The last time I saw you out of bed
you were searching for fossils,
two hundred million years of them –
older than the stone they were found in.
We were half the sum of each other,
the weight of your footprints lessening
as bones began to surface
and the distance grew in your voice;
still hurtling across galaxies to find you
and air still rushing to soak your lungs.
Outside your window
the wisteria sulked in your absence,
wild flowers frowned and bees refused to dance.
When the last of the colour abandoned your cheeks
you remained cordial; writing your dreams,
sipping on oranges and listening to the world
through a bedside radio. People would stop me
to ask how you were, expecting the worst,
knowing your age better than I did and saying
it was no age at all.
We skinned your medicine,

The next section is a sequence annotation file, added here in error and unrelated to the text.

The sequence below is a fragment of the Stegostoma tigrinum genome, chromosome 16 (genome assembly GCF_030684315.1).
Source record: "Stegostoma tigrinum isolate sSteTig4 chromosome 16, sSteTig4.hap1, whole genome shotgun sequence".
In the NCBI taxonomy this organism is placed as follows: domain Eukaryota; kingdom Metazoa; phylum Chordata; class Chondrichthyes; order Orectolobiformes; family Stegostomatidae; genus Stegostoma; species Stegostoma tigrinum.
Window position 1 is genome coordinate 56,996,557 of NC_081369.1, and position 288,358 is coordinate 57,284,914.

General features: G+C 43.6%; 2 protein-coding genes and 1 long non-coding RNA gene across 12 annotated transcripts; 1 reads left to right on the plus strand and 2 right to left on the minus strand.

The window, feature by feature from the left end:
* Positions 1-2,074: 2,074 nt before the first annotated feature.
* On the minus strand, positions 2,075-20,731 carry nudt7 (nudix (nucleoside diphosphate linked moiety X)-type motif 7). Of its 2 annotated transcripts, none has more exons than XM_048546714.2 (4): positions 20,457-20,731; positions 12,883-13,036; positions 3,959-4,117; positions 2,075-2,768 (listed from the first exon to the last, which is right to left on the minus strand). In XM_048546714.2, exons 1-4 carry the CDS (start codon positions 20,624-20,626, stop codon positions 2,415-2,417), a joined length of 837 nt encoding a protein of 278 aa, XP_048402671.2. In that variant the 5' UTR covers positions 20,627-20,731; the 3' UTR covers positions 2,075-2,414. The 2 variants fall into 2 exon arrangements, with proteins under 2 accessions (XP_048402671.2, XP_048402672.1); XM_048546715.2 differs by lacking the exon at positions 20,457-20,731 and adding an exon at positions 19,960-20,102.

placed faith in roots not doctors,
pouring morphine down plug holes
and running you shallow baths.
Dogs were allowed on your ward;
dogs, shamanic healers, herbalists
but definitely no travelling relatives,
they would be as welcome as the jaundice.
I’d visit you with bowls of brown rice,
finding you drifting on the cut grass breeze.
The morning you didn’t wake up
the whole house shook and we all began digging.
They carried you away in a cardboard box
through the blackberry lanes to a quieter place
where people remembered you well,
and we left you there, behind stone,
for the next two hundred million years.
(first published in The New Writer 2014)
Dan Stathers is from Kingsbridge, South Devon, and currently a poetry MSc student at The University of Edinburgh (distance learning).